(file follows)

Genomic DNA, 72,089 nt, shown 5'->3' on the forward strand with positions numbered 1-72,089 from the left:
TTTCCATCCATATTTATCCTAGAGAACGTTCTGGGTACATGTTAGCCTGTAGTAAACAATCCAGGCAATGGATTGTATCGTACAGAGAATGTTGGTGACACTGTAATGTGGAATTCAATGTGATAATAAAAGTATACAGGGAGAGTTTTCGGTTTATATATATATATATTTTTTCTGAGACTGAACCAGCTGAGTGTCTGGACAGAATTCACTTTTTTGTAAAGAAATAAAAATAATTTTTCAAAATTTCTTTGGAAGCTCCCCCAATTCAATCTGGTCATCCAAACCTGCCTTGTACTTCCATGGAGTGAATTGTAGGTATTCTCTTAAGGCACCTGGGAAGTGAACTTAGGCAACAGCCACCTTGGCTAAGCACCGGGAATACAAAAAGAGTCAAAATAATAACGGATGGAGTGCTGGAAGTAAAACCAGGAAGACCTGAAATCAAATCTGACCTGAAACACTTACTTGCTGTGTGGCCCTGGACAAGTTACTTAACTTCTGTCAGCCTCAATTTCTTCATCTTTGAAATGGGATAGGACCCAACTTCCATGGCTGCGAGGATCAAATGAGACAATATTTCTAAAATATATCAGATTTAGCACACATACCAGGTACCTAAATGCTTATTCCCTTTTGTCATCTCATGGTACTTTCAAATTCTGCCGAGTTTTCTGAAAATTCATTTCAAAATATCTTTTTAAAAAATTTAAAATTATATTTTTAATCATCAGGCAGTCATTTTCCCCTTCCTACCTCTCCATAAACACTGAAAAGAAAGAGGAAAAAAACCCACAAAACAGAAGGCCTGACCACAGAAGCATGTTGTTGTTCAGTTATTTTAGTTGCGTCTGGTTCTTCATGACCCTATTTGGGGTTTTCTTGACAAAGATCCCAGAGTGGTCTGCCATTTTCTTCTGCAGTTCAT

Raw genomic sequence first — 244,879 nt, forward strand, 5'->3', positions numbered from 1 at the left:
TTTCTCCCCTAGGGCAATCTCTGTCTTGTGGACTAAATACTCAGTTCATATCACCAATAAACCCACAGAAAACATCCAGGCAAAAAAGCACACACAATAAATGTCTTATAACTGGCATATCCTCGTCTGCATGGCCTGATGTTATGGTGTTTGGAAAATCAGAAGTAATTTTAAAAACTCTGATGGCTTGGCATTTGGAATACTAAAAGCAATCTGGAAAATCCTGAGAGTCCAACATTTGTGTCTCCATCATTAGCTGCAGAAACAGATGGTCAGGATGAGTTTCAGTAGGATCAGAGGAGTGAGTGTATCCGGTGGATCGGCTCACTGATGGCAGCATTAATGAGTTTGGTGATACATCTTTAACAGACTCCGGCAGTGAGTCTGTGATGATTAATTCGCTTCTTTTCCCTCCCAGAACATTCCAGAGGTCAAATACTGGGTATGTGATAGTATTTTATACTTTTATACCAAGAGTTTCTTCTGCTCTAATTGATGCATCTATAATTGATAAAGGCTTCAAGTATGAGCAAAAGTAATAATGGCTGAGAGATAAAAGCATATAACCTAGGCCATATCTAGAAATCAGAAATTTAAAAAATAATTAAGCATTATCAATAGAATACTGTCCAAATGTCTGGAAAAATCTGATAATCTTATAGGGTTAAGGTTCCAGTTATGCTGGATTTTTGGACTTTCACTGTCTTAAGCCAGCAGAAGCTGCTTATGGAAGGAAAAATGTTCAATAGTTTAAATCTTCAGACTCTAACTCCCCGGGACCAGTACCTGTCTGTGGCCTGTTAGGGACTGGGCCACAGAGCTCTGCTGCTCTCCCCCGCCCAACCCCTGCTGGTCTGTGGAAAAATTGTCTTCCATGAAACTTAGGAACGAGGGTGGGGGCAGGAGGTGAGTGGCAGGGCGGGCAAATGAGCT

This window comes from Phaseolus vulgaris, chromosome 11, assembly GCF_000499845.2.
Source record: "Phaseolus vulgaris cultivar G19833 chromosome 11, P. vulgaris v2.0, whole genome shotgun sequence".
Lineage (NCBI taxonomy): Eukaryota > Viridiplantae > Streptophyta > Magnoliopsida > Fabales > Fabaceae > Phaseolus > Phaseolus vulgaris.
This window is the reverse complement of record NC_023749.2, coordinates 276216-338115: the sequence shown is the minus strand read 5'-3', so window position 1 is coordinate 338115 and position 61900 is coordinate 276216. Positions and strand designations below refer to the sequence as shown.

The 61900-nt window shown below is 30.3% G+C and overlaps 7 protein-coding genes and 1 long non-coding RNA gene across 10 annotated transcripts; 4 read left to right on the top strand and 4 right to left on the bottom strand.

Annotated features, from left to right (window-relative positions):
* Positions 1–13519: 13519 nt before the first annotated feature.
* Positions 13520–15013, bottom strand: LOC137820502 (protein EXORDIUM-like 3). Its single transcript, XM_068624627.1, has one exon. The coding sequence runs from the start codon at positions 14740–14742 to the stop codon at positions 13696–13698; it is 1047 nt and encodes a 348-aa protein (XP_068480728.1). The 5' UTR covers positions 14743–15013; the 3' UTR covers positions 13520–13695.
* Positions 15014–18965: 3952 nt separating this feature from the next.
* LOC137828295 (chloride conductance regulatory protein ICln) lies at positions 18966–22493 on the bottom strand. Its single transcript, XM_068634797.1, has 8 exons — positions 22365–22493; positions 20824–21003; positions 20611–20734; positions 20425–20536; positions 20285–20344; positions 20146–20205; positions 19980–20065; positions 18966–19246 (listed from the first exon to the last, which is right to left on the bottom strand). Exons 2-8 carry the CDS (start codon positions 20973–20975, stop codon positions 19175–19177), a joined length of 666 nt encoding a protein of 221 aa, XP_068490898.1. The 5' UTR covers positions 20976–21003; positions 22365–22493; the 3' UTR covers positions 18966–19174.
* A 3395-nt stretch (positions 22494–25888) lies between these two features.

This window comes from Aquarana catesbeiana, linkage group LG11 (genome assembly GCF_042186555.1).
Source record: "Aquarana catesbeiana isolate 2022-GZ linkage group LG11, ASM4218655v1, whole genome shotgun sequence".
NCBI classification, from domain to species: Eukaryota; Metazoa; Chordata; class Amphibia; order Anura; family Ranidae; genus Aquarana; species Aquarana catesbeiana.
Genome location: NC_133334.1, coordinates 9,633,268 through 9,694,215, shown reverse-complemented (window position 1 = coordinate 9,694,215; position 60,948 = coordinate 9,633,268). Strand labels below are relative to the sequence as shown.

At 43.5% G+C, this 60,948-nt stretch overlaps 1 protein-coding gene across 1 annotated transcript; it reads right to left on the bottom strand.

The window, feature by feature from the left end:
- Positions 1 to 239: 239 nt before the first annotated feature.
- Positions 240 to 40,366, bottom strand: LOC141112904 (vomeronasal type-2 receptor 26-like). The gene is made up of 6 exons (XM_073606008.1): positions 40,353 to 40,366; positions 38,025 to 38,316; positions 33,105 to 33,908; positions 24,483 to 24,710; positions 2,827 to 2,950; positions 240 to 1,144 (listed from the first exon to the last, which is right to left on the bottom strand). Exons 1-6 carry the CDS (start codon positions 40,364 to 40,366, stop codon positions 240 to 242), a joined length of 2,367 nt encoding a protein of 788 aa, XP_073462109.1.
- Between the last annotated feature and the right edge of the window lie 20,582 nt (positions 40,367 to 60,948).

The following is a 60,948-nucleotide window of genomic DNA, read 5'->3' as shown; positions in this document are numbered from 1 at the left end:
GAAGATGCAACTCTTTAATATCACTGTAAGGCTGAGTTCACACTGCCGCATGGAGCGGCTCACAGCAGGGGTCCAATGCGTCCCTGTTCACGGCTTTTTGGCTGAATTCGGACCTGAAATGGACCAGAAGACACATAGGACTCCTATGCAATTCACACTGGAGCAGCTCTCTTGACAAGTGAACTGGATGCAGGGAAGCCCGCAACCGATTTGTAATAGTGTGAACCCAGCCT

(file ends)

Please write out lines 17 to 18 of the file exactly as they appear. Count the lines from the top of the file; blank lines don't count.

Source record: "Aquarana catesbeiana isolate 2022-GZ linkage group LG11, ASM4218655v1, whole genome shotgun sequence".
NCBI classification, from domain to species: Eukaryota; Metazoa; Chordata; class Amphibia; order Anura; family Ranidae; genus Aquarana; species Aquarana catesbeiana.